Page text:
A MODULE IN A WEEK - the first module of the first semester was completed to almost completion within the first week of lectures. It was intense and quick-paced, and mid-way through we went from 3 students to 2. It was very industry heavy, and we learned about the various processes that a book must go through in order to be published, and about Gutenburg and the first printing presses. The first assignment was at the end of the first week, and we had to present a job advert for a position in a fictitious company that we had learned about not even a week prior. And thus began over a year of sleeplessness and stress!

Teamwork based assignments fell apart - the second module run by the course head in semester one was to produce a book. Thats right, two greenies who had learnt about the processes of book production a week ago had to produce a book together. It was at this point that the teamwork element of the course started to fall apart; I was putting in far more work and effort into the projects than Alex, despite us being in the same situation. We were learning how to use new software, and I was trying my best to become familiar with the features, but Alex signed themselves off as “not tech savey” and said they were done. I don’t want to relive every single issue that came up, so lets  leave it as ‘unbalanced’.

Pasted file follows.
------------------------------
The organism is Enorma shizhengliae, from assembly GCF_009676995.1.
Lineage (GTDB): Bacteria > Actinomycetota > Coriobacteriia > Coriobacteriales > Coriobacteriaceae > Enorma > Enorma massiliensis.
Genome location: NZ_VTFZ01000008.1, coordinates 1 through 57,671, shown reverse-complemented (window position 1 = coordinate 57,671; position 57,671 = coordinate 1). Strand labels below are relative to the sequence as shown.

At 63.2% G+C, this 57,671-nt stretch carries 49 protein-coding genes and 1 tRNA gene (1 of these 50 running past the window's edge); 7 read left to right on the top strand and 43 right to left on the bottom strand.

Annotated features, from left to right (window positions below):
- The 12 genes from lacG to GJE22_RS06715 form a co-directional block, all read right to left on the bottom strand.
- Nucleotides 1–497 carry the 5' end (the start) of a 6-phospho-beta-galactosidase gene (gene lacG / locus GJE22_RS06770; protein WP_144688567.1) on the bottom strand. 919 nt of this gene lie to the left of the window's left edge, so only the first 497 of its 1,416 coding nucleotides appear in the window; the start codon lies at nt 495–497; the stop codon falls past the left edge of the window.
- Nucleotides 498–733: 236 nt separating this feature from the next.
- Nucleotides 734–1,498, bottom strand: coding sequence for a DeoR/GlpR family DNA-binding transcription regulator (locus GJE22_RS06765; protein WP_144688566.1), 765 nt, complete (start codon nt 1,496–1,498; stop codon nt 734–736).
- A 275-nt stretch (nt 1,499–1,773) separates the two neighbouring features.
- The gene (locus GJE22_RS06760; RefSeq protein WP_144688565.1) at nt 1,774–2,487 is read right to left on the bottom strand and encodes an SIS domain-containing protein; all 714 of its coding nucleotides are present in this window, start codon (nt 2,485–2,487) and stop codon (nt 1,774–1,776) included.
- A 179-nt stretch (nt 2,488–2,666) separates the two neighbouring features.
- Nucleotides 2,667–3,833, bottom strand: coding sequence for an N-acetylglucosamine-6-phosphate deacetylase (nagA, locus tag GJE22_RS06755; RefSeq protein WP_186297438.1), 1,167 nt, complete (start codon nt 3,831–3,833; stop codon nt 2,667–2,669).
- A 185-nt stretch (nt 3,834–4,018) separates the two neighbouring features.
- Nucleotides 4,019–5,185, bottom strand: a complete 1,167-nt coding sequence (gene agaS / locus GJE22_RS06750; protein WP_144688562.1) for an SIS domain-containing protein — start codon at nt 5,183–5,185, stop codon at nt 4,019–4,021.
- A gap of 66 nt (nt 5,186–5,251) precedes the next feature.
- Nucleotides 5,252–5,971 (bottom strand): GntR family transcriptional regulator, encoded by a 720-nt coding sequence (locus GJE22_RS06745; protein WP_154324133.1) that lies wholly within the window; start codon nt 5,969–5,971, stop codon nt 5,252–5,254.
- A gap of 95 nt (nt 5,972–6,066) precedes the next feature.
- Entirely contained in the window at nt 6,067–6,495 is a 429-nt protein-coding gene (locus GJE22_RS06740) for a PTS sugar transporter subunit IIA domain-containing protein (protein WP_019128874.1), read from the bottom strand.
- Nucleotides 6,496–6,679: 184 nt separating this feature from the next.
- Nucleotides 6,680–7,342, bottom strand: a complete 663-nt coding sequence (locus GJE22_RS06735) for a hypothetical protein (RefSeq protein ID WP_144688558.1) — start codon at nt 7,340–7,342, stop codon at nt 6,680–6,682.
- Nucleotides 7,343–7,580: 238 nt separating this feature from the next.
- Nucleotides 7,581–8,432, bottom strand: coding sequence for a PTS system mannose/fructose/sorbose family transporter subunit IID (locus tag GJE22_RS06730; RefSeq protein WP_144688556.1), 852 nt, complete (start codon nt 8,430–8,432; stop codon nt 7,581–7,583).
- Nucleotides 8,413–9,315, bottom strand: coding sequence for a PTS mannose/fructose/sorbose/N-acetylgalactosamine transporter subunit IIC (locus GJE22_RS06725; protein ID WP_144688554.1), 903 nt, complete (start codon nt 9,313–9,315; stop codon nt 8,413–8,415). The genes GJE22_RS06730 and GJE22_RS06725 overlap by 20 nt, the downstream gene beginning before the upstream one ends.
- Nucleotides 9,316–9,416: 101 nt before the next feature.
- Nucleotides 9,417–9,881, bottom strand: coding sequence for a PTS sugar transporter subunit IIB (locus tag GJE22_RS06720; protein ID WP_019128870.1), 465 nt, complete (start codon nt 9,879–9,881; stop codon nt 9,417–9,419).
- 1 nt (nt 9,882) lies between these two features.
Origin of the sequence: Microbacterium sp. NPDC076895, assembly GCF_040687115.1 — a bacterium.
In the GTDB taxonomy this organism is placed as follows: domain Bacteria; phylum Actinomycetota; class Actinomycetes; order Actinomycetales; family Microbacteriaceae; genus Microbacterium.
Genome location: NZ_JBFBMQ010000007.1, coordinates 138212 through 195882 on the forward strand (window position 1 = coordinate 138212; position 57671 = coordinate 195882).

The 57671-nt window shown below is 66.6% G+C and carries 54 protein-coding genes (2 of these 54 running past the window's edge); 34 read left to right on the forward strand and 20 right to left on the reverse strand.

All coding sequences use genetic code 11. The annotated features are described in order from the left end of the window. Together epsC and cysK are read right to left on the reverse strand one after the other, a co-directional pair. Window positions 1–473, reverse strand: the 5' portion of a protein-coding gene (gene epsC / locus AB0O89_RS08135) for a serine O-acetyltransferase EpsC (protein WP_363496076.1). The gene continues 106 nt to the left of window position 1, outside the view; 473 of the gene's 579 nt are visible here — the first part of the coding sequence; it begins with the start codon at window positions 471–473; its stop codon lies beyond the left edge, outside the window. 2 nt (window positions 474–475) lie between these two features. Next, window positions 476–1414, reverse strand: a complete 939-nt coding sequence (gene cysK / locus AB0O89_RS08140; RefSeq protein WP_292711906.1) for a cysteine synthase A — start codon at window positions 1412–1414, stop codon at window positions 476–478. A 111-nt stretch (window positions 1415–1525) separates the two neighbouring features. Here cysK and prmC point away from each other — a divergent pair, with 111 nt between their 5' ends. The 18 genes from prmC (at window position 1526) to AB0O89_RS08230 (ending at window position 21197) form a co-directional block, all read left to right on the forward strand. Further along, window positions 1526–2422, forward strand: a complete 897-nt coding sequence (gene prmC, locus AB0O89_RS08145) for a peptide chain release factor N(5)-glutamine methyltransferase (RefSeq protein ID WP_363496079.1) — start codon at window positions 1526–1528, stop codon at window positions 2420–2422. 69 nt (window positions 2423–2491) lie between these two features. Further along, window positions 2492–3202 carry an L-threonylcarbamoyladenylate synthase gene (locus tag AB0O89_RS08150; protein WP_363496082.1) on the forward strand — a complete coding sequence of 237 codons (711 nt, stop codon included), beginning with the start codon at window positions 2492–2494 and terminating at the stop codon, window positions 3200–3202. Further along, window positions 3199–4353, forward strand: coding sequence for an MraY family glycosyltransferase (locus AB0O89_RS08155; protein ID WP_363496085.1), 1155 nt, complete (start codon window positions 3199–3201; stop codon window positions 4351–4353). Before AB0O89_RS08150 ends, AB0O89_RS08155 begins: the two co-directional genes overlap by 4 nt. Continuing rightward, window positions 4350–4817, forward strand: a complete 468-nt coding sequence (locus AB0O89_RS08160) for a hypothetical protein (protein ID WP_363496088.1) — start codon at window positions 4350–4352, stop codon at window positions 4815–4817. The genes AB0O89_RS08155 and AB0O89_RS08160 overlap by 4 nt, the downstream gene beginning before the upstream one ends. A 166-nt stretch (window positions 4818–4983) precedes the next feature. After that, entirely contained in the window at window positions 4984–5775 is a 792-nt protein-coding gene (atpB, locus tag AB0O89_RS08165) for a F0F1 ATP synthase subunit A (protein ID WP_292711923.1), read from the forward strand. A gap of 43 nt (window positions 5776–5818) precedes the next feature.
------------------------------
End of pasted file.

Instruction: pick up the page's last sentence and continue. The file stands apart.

Course not made for 2 people - early on, from having discussions with my lecturer, I knew that this course was not designed for two people (as I’m sure you, dear reader, are also aware). The amount of discussion-based seminars were certainly a clue-in, but my lecturer illustrated how he was hoping for at least 5 students, if not more; the whole point was to establish a small publishing house, built out of students, in order to get a proper feel of what it would be like working in one. Needless to say that didn’t happen. This slight misfortune did prepare me for my current career path though!